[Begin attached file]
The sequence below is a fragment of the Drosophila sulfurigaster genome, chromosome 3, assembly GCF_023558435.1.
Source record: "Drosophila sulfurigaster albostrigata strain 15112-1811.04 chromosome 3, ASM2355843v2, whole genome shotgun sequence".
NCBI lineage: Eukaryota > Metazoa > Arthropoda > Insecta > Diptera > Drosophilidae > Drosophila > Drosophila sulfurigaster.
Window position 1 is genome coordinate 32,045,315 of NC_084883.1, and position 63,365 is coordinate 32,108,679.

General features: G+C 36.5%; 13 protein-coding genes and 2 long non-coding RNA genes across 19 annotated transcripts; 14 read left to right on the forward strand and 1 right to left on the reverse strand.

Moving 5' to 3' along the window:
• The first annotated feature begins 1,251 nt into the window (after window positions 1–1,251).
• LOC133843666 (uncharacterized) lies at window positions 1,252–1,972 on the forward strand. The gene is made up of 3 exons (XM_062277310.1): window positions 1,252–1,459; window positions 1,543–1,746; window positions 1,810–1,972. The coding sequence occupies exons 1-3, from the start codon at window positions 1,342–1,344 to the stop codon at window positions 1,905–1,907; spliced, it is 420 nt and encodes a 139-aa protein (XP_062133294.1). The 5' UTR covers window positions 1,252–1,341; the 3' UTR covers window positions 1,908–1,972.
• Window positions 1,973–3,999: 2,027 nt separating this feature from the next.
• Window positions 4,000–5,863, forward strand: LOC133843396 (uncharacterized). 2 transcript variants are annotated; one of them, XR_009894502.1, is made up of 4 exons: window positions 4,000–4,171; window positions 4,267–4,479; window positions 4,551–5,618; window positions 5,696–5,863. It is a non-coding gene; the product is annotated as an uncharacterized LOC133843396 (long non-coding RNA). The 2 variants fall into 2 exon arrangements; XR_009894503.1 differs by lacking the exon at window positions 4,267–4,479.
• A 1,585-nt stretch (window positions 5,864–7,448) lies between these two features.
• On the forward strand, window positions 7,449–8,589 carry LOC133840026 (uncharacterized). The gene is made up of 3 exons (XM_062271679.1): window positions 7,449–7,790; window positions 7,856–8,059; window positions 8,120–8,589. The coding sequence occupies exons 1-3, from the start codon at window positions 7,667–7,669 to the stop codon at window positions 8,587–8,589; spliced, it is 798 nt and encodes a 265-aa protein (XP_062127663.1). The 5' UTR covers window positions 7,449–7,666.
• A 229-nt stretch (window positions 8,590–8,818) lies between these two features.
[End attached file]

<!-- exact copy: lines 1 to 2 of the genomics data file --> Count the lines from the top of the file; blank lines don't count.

The sequence below is a fragment of the Drosophila sulfurigaster genome, chromosome 3, assembly GCF_023558435.1.
Source record: "Drosophila sulfurigaster albostrigata strain 15112-1811.04 chromosome 3, ASM2355843v2, whole genome shotgun sequence".